We don’t have enough data to know whether drastic lockdowns are worth the economic damage.
The government response to the coronavirus pandemic has seemed chaotic—underreaction one minute, piling on restrictions the next. It has left many wondering whether anyone is weighing the trade-offs. Do heavy-handed measures carry the benefits to justify the considerable costs? The uncomfortable answer: We don’t know.
The novel coronavirus appears at first to be a problem of risk management. It is a dangerous disease that threatens the lives of our neighbors and loved ones. Our response—increased social distancing, shutting down businesses—is aimed at reducing that risk. But the problem isn’t risk so much as uncertainty.
In 1921, shortly after the 1918 flu pandemic, economist Frank Knight made the distinction between risk and uncertainty. The future is unknowable, but risk is measurable. It can be estimated using data, provided similar situations have happened before. Uncertainty, on the other hand, deals with outcomes we can’t predict or never saw coming.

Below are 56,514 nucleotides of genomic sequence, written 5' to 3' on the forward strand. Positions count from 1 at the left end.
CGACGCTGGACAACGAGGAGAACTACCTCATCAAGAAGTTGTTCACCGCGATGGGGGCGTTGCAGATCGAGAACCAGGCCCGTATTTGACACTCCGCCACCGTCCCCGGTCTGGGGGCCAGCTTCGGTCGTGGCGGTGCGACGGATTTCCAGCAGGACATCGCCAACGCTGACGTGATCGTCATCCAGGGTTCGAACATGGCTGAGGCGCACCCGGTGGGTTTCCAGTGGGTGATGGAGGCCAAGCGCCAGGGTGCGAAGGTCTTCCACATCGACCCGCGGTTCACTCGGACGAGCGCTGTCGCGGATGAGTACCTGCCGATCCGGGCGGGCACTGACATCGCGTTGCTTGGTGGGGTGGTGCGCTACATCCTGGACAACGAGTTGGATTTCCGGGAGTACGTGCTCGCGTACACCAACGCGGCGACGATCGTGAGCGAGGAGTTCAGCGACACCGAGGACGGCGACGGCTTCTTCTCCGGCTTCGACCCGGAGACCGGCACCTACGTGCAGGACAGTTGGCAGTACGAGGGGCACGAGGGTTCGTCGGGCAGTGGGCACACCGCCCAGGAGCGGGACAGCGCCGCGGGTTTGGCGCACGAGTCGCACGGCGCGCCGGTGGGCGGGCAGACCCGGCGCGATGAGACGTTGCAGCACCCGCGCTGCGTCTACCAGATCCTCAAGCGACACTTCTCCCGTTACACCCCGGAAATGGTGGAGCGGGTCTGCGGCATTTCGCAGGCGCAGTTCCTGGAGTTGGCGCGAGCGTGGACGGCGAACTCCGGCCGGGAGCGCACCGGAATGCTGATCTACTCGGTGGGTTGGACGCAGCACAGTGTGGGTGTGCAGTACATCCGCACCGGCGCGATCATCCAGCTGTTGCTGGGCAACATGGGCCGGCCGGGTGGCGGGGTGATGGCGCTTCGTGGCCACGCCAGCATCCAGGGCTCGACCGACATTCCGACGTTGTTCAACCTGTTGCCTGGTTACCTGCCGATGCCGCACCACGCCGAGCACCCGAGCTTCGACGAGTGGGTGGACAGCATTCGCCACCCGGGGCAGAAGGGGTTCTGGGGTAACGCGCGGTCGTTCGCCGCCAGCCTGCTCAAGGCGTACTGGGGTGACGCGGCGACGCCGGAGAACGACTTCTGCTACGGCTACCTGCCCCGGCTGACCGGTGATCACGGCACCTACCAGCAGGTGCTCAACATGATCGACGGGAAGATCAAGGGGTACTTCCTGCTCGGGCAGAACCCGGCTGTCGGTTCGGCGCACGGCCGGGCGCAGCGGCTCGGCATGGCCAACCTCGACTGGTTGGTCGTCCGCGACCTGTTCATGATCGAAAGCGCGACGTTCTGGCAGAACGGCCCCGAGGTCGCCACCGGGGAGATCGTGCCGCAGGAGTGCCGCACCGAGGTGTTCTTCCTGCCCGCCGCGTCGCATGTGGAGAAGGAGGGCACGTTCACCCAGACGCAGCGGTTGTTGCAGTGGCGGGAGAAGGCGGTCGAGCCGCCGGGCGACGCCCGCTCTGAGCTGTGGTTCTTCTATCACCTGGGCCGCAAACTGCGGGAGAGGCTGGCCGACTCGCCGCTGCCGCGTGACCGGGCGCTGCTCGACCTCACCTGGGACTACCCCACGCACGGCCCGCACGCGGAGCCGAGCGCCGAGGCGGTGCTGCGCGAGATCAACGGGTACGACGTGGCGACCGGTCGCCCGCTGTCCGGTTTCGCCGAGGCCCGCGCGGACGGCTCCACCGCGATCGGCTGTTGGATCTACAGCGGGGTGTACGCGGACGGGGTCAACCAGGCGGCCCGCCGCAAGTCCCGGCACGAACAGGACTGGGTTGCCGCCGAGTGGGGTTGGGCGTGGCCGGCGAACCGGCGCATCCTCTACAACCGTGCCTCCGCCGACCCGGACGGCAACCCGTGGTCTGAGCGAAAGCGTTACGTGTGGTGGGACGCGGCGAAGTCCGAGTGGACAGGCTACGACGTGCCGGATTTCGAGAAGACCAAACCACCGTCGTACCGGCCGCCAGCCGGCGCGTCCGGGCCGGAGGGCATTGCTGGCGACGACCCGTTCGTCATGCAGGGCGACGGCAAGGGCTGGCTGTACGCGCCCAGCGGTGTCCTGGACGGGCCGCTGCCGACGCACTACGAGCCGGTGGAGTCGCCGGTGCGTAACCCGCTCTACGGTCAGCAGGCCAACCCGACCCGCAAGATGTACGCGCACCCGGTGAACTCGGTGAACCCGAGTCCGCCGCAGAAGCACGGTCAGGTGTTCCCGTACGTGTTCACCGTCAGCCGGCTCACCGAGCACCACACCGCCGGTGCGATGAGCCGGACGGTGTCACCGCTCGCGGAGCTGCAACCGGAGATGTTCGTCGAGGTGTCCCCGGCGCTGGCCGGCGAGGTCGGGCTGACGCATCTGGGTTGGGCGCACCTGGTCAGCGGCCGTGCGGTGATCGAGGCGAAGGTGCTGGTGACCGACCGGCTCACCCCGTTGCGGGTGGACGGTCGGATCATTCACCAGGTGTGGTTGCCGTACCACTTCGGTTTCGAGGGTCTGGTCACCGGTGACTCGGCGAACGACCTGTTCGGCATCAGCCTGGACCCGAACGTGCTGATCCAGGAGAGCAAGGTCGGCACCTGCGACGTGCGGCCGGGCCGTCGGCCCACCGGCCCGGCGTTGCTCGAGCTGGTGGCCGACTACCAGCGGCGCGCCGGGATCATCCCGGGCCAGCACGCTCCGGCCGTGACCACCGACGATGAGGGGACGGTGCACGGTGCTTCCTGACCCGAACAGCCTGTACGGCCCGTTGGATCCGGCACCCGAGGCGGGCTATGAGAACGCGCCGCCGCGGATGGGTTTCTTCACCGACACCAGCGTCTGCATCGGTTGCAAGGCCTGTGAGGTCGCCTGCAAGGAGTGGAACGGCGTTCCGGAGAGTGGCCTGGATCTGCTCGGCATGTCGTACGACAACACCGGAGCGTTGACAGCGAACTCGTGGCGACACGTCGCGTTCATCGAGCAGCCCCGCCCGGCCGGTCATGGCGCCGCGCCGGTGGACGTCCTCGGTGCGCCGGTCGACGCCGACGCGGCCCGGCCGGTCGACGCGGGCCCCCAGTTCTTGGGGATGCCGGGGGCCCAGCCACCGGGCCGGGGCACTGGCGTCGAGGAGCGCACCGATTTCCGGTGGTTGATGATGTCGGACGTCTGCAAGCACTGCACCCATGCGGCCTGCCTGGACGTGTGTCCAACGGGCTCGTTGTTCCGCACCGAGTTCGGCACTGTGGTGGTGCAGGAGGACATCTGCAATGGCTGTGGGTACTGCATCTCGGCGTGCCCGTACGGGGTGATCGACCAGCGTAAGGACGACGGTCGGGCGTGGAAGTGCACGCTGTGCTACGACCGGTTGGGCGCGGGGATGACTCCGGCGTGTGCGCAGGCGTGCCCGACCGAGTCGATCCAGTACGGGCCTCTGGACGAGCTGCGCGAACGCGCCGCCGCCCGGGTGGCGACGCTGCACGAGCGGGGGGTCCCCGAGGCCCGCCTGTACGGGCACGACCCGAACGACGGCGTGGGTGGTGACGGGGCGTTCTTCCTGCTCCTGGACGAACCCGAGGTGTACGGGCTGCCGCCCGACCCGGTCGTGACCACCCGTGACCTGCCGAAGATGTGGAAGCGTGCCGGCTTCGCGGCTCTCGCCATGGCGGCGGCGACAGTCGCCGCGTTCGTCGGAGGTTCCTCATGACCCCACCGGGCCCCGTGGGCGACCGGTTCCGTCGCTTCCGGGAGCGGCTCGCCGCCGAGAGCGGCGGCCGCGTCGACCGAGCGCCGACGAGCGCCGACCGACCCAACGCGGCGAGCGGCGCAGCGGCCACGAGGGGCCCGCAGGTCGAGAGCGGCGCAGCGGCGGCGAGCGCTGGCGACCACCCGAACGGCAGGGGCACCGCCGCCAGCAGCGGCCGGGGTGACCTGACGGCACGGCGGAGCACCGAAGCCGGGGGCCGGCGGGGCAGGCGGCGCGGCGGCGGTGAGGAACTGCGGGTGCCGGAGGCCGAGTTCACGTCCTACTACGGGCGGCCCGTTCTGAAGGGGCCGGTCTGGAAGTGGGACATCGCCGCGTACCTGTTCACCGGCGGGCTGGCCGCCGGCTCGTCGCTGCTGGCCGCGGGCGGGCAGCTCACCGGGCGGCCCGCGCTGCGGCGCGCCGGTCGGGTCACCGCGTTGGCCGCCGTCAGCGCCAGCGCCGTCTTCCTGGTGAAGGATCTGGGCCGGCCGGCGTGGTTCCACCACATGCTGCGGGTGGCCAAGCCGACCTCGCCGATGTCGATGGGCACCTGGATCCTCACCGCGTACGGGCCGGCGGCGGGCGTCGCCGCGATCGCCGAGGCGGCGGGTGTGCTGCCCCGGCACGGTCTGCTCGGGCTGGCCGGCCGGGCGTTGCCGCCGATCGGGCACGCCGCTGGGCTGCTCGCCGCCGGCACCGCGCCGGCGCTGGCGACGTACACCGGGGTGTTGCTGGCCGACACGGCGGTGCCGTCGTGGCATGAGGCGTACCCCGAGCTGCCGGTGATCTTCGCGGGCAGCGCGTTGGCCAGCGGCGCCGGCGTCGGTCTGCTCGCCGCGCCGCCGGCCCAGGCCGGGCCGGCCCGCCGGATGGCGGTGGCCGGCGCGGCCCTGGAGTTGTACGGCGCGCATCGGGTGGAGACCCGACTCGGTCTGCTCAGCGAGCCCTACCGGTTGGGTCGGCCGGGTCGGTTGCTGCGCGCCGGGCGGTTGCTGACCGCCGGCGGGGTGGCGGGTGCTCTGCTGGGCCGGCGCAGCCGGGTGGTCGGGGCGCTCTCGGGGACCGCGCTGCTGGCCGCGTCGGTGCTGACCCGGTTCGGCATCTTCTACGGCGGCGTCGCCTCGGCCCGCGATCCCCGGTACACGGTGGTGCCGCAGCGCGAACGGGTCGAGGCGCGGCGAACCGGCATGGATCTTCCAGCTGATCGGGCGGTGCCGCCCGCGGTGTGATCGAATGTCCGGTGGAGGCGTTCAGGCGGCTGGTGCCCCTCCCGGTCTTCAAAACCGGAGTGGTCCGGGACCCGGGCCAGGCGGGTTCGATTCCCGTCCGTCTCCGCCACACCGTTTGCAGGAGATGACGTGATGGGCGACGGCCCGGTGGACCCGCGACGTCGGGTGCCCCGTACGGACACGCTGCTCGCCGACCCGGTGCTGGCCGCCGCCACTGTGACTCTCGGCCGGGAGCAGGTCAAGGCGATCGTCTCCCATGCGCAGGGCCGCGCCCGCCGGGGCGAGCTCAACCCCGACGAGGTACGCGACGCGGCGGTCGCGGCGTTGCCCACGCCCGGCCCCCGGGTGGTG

Risk can be managed. Uncertainty makes it impossible to weigh costs and benefits, such as whether reducing the spread of a virus is worth the cost of an economic shutdown that could last several months. The most responsible course of action is to assume the worst and take the most risk-averse position. Managing uncertainty is expensive: In markets, it means holding cash; in society, it means shutting down.
Allison Schrager is a senior fellow at the Manhattan Institute, author of An Economist Walks Into a Brothel (Random House), and a co-founder of LifeCycle Finance Partners, LLC, a risk advisory firm. Follow her on Twitter here.
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